Begala Joins the Fight Against Fox
by Chris Bowers, Wed Mar 21, 2007 at 06:14:27 PM EDT
That's why the Nevada Democrats did the right thing in refusing to allow Fox to pretend it is a neutral host for a Democratic debate. The more Fox is seen as "fair and balanced," the easier it is for the network to swift-boat Democratic candidates and propel misinformation into the mainstream media. Thank God Democrats are finally growing a spine and fighting back. No longer can Fox function as a Republican mouthpiece and expect us to put it on stage as a neutral news source. Like I tell my kids: NHD -- not happenin', dude.Great stuff. I the guest of a journalism class at Penn today, and we talked about the Fox fight quite a bit. At first, the students almost intuitively asked me questions that sounded like the early talking points from the Nevada Democratic Party: don't you want to reach Fox's audience, don't they have the most viewers, is Fox really that much worse than CNN or MSNBC, many Democrats already appear on Fox, couldn't you try to work with Fox to improve things rather than cut them out entirely, and does one debate really matter so much, anyway? I kept trying to get the point across that Fox's regular audience was not reachable, given the numbers that Mellman produced yesterday. They seemed to buy that. Then I argued that it was a top-down problem with Fox concerning the purpose and direction of the network--to become a mouthpiece for conservative Republican propoganda rather than a legitimate news gathering outlet--as laid down by the founders and top executives, and not with isolated, anecdotal cases of biased coverage. I'm not convinced at all that I successfully made that point. The final point which I tried to make, which I think Begala made quite well in his piece, was that the fight over allowing Fox to cover an important news event like a presidential debate was actually a fight over legitimizing Fox as a reputable news media outlet, and not really about the specifics of the presidential debate itself. I think I eventually made that point, as one student asked by the end of the class "if Fox just admitted they were conservative and pro-Republican, you wouldn't really have any problem with them, would you?" The student was right--I probably would not have any problem with them in that case.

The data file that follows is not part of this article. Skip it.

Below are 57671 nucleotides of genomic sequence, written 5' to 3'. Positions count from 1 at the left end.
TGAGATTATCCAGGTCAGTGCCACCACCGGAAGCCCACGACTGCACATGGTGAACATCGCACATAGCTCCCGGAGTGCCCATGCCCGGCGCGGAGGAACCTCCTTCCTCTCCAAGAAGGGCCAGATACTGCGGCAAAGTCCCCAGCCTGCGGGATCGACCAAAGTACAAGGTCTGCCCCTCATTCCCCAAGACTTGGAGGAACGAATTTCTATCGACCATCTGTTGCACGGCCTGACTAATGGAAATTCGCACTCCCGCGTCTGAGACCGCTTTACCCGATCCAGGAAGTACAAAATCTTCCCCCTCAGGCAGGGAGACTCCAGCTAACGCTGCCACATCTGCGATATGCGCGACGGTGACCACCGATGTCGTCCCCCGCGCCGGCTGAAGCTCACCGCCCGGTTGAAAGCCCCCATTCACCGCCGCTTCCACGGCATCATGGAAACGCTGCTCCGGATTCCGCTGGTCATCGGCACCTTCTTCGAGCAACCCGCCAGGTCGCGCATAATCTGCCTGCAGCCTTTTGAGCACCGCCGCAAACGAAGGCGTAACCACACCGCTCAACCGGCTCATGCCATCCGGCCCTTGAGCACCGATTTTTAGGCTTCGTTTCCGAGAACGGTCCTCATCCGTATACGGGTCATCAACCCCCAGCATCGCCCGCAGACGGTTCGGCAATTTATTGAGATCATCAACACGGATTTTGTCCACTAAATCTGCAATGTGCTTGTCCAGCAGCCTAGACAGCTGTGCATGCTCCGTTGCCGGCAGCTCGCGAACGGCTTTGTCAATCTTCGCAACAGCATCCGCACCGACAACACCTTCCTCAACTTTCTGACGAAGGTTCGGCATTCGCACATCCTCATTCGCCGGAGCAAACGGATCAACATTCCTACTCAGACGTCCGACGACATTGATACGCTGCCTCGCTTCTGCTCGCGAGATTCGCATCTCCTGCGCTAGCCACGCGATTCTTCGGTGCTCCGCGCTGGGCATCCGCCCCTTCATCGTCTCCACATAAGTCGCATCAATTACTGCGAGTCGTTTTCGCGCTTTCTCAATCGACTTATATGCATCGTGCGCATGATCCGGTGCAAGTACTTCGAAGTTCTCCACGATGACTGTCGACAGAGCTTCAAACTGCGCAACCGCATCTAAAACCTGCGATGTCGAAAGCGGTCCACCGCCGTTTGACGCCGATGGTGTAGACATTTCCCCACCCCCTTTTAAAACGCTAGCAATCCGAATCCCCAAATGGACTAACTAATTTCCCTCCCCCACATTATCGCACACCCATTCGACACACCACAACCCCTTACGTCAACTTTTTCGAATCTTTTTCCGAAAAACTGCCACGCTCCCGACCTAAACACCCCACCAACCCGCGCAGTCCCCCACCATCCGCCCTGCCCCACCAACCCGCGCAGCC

To be clear, this is not a boycott, and it's not about Democrats being afraid to go on Fox. It's about how Fox is presented to the public when it voices its right-wing views. During the fight against Fox in Nevada, MoveOn suggested a co-sponsored Fox/Air America debate. Perfect. An avowedly progressive media outlet paired with the conservative Fox. The spirit of "Crossfire" lives. But MoveOn's compromise was not accepted, and ultimately Fox lost everything.
Looking forward, the victory in Nevada sends a powerful message to Fox: You're not going to be able to use Democratic debates to whitewash your right-wing bias the way Exxon green washes its reputation by buying off academics and PR flacks.
For Democrats, it sends an equally powerful message: Fight back; you can win. From its first days on the air, Fox News has smeared Bill and Hillary Clinton. And when President Clinton finally called Fox on it, the effect was electric. Across America, progressives were galvanized into action.
I bring up the anecdote of the journalism class today to try and explain how the opinion of Fox held by many, as Matt has termed them, "low information elites," is quite prevalent in less politically dedicated circles as well. People know that Fox is conservative, but the idea that its purpose to actually a mouthpiece of the Republican Party and its regular audience is generally unreachable for Democrats, is not a widely-enough held perception. That is something the CBC can help change, because even the presence of a national debate on whether or not Fox is a legitimate news source basically guarantees that most people will no longer think of them as such. People have always had doubts about Fox, and as such any such debate will only cause them to reify those doubts, no matter who ends up defending Fox.